Forget happily ever after women would rather live their lives in misery with an empathetic partner.
A new Harvard University study has found women are far more satisfied with their relationships when their partner shares their anger or unhappiness.
Men, on the other hand are pleased when their partner is happy, but would rather not know if their other half is feeling down.
"It could be that for women, seeing that their male partner is upset reflects some degree of the man's investment and emotional engagement in the relationship, even during difficult times," study leader Shiri Cohen said.
"This is consistent with what is known about the dissatisfaction women often experience when their male partner becomes emotionally withdrawn and disengaged in response to conflict."
Researchers from Harvard Medical School studied 156 heterosexual couples from a wide range of cultural and socioeconomic backgrounds.
Each participant was asked to describe a time their partner had upset, disappointed or frustrated them in the past few months.
The couples then came together to view their partner's statement and asked to discuss them. Their conversations were recorded.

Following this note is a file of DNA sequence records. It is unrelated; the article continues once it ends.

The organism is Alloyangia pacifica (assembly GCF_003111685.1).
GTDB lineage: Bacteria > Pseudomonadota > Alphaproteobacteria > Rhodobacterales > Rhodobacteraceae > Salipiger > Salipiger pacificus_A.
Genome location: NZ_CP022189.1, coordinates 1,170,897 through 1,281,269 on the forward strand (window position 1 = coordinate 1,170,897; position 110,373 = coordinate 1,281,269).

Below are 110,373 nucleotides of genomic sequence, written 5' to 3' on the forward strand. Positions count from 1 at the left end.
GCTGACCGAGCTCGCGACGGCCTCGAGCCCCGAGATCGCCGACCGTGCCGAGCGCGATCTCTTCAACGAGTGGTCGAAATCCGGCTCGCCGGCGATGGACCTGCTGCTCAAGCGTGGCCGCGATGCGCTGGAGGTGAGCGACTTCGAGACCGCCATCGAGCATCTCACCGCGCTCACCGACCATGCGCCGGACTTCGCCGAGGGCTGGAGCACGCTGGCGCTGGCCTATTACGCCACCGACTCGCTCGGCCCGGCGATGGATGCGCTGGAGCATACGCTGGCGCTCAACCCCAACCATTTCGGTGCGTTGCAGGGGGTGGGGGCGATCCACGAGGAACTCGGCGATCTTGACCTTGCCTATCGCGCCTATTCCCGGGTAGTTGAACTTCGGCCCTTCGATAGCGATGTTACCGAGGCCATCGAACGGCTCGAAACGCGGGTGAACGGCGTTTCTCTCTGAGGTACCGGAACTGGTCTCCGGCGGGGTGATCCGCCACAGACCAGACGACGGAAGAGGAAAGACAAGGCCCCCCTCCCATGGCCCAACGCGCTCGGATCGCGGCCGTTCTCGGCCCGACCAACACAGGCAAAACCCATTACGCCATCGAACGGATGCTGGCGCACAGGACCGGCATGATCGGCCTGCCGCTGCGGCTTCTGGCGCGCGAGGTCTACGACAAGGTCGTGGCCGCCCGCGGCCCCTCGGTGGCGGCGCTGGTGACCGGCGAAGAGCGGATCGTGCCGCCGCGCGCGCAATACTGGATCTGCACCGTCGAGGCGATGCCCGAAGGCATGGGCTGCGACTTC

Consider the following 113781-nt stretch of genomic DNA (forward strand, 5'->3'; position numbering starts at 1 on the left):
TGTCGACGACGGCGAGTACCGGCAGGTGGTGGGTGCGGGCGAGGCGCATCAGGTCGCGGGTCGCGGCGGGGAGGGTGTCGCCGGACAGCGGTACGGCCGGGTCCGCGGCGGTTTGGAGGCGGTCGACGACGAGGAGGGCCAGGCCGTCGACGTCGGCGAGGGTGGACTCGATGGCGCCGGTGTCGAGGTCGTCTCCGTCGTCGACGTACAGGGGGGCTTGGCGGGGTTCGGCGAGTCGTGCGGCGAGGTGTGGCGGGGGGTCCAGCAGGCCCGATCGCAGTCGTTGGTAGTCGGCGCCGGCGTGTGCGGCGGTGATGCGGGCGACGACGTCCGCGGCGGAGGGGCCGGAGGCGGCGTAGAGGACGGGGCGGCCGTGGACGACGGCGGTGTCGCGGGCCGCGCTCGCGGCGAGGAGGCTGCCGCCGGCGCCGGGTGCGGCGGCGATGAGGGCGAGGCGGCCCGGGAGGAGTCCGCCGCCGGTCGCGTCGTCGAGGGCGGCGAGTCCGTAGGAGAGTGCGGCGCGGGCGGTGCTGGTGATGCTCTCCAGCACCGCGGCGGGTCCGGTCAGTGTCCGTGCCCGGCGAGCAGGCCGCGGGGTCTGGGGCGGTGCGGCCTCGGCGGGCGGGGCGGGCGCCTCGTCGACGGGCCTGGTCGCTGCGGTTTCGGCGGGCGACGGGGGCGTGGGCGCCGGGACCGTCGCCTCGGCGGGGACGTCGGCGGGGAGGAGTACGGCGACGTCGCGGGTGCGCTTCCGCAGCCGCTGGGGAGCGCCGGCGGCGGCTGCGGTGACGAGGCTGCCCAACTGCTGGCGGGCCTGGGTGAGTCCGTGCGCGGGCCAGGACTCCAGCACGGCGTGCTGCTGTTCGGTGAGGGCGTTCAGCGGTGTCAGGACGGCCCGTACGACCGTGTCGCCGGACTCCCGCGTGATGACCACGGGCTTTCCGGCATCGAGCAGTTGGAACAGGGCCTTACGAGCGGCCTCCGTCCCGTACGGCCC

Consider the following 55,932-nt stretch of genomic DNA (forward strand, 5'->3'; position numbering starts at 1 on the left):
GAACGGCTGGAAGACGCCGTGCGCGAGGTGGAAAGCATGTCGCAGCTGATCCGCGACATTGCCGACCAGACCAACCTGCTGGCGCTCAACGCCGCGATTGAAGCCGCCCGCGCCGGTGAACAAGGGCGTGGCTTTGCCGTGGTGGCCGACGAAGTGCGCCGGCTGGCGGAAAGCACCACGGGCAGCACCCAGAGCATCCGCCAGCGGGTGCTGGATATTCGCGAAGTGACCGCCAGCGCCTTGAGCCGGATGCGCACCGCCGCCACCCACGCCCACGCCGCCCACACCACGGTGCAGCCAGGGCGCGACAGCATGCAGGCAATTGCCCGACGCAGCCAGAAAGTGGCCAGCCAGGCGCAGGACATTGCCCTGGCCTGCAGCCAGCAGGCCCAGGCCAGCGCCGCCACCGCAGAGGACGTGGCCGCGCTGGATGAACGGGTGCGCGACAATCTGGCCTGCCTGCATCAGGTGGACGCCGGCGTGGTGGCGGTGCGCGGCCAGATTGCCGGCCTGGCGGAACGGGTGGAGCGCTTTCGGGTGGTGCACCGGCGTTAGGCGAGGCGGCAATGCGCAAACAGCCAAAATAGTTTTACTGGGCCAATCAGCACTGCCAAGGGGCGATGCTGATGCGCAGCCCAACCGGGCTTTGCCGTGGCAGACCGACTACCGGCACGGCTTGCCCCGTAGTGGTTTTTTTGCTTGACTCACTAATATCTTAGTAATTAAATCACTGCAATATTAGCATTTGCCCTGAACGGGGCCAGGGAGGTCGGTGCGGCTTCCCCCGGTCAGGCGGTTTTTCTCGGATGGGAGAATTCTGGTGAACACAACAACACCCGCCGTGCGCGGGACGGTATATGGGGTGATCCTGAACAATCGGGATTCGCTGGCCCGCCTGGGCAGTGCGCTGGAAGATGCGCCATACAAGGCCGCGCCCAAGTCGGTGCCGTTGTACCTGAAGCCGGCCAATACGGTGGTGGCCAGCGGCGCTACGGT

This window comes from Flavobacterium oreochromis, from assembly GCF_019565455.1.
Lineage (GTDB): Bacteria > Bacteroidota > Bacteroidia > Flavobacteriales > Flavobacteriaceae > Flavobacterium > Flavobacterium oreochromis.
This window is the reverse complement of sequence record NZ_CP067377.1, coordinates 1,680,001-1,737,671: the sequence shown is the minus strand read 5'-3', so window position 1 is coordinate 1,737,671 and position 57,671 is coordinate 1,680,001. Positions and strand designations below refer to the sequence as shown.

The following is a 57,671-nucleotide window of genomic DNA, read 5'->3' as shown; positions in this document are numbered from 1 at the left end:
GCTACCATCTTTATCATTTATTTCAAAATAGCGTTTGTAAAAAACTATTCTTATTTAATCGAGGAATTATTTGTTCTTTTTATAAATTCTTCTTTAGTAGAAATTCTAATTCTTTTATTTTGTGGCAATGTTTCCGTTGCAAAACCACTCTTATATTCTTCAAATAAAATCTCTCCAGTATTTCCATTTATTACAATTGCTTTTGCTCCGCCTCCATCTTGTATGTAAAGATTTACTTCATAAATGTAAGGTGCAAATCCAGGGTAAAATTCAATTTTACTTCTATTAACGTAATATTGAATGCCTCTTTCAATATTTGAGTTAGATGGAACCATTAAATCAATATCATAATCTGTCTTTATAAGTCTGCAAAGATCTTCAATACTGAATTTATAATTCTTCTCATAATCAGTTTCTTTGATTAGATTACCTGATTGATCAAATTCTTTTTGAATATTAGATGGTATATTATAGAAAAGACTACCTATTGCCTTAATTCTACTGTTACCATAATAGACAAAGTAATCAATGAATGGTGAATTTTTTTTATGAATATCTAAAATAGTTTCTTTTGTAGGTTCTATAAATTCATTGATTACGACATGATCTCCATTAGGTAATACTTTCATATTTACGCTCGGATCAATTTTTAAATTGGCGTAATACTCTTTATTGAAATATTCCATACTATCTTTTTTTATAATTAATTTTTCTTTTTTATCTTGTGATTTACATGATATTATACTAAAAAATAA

Each couple then watched the tape of their discussion and were asked to rate how they felt at different points in the talk on an 11-point scale ranging from 'very negative' to 'very positive'.
Using these ratings, the researchers selected six clips from the tape that had the highest positive and negative emotions by each partner and asked them to complete a detailed survey describing their feelings, as well as their overall satisfaction with their relationship and whether they felt their partner was empathetic.
Unsurprisingly, the researcher found that relationship satisfaction was directly linked to a man's ability to read his female partner's emotions correctly.
Unexpectedly, women were far more likely to be satisfied with their relationship if their partner was upset than if their partner was happy.
But while women were pleased when their partners were upset or angry, men were far less satisfied with an unhappy other half. Male respondents reported much higher satisfaction levels when their partners were happy.
Cohen says the findings show the benefits of trying to be more empathetic to your partner.
This study was published in the Journal of Family Psychology.
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